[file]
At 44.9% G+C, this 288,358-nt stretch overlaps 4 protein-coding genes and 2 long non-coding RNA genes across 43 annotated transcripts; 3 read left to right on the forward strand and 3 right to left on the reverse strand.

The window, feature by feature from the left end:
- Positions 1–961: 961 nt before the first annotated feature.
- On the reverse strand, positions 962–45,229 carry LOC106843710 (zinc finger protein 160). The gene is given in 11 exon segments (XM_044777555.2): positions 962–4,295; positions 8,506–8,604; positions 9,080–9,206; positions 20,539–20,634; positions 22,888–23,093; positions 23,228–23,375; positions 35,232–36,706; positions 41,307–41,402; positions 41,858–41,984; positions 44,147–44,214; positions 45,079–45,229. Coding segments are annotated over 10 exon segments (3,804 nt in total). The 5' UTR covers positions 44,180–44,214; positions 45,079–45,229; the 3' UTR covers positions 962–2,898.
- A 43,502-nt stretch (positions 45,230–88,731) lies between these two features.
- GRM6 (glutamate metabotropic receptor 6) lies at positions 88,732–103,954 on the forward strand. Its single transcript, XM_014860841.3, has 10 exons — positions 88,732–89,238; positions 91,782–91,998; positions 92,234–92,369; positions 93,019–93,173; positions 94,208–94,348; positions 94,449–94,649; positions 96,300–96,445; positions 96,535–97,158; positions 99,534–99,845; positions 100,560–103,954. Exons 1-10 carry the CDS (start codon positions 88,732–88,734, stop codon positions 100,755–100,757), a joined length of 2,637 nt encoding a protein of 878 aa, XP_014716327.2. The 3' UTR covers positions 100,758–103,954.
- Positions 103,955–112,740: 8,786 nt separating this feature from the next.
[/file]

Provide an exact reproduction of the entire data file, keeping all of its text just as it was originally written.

At 44.9% G+C, this 288,358-nt stretch overlaps 4 protein-coding genes and 2 long non-coding RNA genes across 43 annotated transcripts; 3 read left to right on the forward strand and 3 right to left on the reverse strand.

The window, feature by feature from the left end:
- Positions 1–961: 961 nt before the first annotated feature.
- On the reverse strand, positions 962–45,229 carry LOC106843710 (zinc finger protein 160). The gene is given in 11 exon segments (XM_044777555.2): positions 962–4,295; positions 8,506–8,604; positions 9,080–9,206; positions 20,539–20,634; positions 22,888–23,093; positions 23,228–23,375; positions 35,232–36,706; positions 41,307–41,402; positions 41,858–41,984; positions 44,147–44,214; positions 45,079–45,229. Coding segments are annotated over 10 exon segments (3,804 nt in total). The 5' UTR covers positions 44,180–44,214; positions 45,079–45,229; the 3' UTR covers positions 962–2,898.
- A 43,502-nt stretch (positions 45,230–88,731) lies between these two features.
- GRM6 (glutamate metabotropic receptor 6) lies at positions 88,732–103,954 on the forward strand. Its single transcript, XM_014860841.3, has 10 exons — positions 88,732–89,238; positions 91,782–91,998; positions 92,234–92,369; positions 93,019–93,173; positions 94,208–94,348; positions 94,449–94,649; positions 96,300–96,445; positions 96,535–97,158; positions 99,534–99,845; positions 100,560–103,954. Exons 1-10 carry the CDS (start codon positions 88,732–88,734, stop codon positions 100,755–100,757), a joined length of 2,637 nt encoding a protein of 878 aa, XP_014716327.2. The 3' UTR covers positions 100,758–103,954.
- Positions 103,955–112,740: 8,786 nt separating this feature from the next.